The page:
“Ever since a gunman went on a deadly shooting rampage at a missionary training center in Arvada and a Colorado Springs megachurch, law enforcement and security officials are encountering what they believe is a growing dilemma - people packing firearms when they go to worship.”
Most readers won't notice that this sentence is logically incomplete.
What is the "dilemma" here? According to Wikipedia,
A dilemma (Greek δί-λημμα "double proposition") is a problem offering at least two solutions or possibilities, of which none are practically acceptable; one in this position has been traditionally described as being impaled "on the horns of a dilemma," neither horn being comfortable.
How is a law enforcement officer faced with a "dilemma" when his prior failure to protect church-goers from mass-murderers results in church-goers taking steps to protect themselves?
If my employer ordered me to break into a competitor's office and steal corporate secrets, I would "encounter a dilemma": should I commit a crime or should I lose my job?
If I follow my boss' orders, I'll be a criminal. If I don't follow my boss' orders, I'll be fired.
That's a "dilemma."
What is the "growing dilemma" that Colorado law enforcement officers are encountering?
This is all I can think of: "Should I violate the Constitution or should I lose my job?" Law enforcement officers must be thinking about taking away arms from church-goers. Otherwise, there's no "dilemma." (Of course, we could be needlessly dissecting the routinely-misused words of an ordinary secular journalist who is a victim and a supporter of government dumbing-down and educational malpractice.)
Law enforcement officers take an oath to support and defend the Constitution, including the Constitution's Second Amendment, which says,
A well regulated militia being necessary to the security of a free State, the right of the People to keep and bear arms shall not be infringed.
This Amendment, in the context of the Declaration of Independence, was not designed to protect the right of church-goers to defend themselves against murderers. The Amendment was demanded as a condition of ratification to protect the right of church-goers to abolish the U.S. government if it became a tyranny. The Second Amendment was not designed for hunters, antique gun collectors, or even for personal self-defense against private-sector criminals. The Second Amendment was designed to protect the colonists' right to armed revolution against the State.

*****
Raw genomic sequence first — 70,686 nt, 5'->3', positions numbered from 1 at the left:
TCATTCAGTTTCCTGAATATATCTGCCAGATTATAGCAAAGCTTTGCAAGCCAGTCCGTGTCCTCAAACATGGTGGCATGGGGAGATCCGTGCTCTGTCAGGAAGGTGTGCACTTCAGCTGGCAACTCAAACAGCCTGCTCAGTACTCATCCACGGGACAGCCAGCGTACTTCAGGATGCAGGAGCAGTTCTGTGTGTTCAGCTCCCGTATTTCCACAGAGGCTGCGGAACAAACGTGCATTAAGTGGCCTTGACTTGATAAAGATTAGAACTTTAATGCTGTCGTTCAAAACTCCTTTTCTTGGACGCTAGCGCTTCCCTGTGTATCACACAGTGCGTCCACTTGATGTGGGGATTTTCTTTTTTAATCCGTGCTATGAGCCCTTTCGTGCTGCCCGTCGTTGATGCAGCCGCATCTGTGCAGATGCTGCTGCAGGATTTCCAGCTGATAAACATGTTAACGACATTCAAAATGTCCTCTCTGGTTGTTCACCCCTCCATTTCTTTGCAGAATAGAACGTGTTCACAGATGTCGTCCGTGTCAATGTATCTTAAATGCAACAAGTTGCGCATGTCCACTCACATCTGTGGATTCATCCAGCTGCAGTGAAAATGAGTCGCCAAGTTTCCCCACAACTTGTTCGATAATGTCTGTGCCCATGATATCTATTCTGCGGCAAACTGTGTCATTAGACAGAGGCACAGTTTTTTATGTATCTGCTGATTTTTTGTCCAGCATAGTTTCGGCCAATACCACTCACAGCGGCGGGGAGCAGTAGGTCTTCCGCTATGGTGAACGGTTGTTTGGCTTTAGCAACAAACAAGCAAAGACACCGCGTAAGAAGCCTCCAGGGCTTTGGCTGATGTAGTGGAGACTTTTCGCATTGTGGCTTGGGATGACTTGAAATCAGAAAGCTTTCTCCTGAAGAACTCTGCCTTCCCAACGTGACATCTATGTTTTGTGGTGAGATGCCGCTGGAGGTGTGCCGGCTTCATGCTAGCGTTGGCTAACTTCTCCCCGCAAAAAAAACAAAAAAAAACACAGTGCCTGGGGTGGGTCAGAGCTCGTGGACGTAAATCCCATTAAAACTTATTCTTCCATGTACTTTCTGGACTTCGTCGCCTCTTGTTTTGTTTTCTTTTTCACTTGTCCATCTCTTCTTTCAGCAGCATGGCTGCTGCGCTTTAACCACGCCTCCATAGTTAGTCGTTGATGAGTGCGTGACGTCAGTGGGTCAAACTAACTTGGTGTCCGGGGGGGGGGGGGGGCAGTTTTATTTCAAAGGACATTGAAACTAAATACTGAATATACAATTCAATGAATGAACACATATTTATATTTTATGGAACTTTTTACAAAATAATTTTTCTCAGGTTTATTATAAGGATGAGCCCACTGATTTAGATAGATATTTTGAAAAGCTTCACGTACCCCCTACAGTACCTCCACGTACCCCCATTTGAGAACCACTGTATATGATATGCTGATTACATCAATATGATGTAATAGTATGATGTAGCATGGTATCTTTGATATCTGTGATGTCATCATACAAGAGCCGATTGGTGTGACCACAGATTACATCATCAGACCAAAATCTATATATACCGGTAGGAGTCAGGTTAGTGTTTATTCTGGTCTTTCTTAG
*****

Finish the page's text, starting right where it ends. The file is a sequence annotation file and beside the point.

I don't believe in this or similar "constitutional rights." The Bible clearly teaches that we have a duty to submit to tyrants.
Matthew 5 (“Resist not evil” “Turn the other cheek” “go the second mile”)
Romans 12-13 (“Do not avenge yourselves – Vengeance is Mine”)
1 Peter 2 (“Submit to every human statute – follow His steps”)
The Bible says we are to pay the taxes demanded of us by the Red Coats (Romans 13:1-7).
For these reasons I believe the American War for Independence was unChristian.
The purpose of schools in the colonial era was to teach "religion, morality, and knowledge." See footnote 9 of Justice Douglas' concurring opinion in Engel v. Vitale, 370 US 421 at 443, the case which removed voluntary prayer from public schools. He admitted:
Religion was once deemed to be a function of the public school system. The Northwest Ordinance, which antedated the First Amendment, provided in Article III that
"Religion, morality, and knowledge being necessary to good government and the happiness of mankind, schools and the means of education shall forever be encouraged."
It is "unconstitutional" in our day for a public school teacher in Colorado to warn a future mass-murderer that God says "thou shalt not kill."
[W]e have no government armed with power capable of contending with human passions unbridled by morality and religion. . . . Our constitution was made only for a moral and religious people. It is wholly inadequate to the government of any other.
John Adams, The Works of John Adams, Second President of the United States, Charles Francis Adams, editor (Boston: Little, Brown, and Co. 1854), Vol. IX, p. 229, October 11, 1798.
If the government cannot contend with morally unbridled mass-murderers, neither can armed church-goers. The answer to crime is not a relaxation of conceal-and-carry laws (though they should be relaxed). We will never be safe from crime (or to use the words of the Declaration of Independence, we can never have a "firm reliance on the Protection of Divine Providence") as long as religion and morality and the Declaration of Independence are all banned from public school classrooms.
Why I am a "pacifist."
Doug Newman quotes Luke 22:36 in support of lethal force by Christians. Why he's mistaken, along with many others.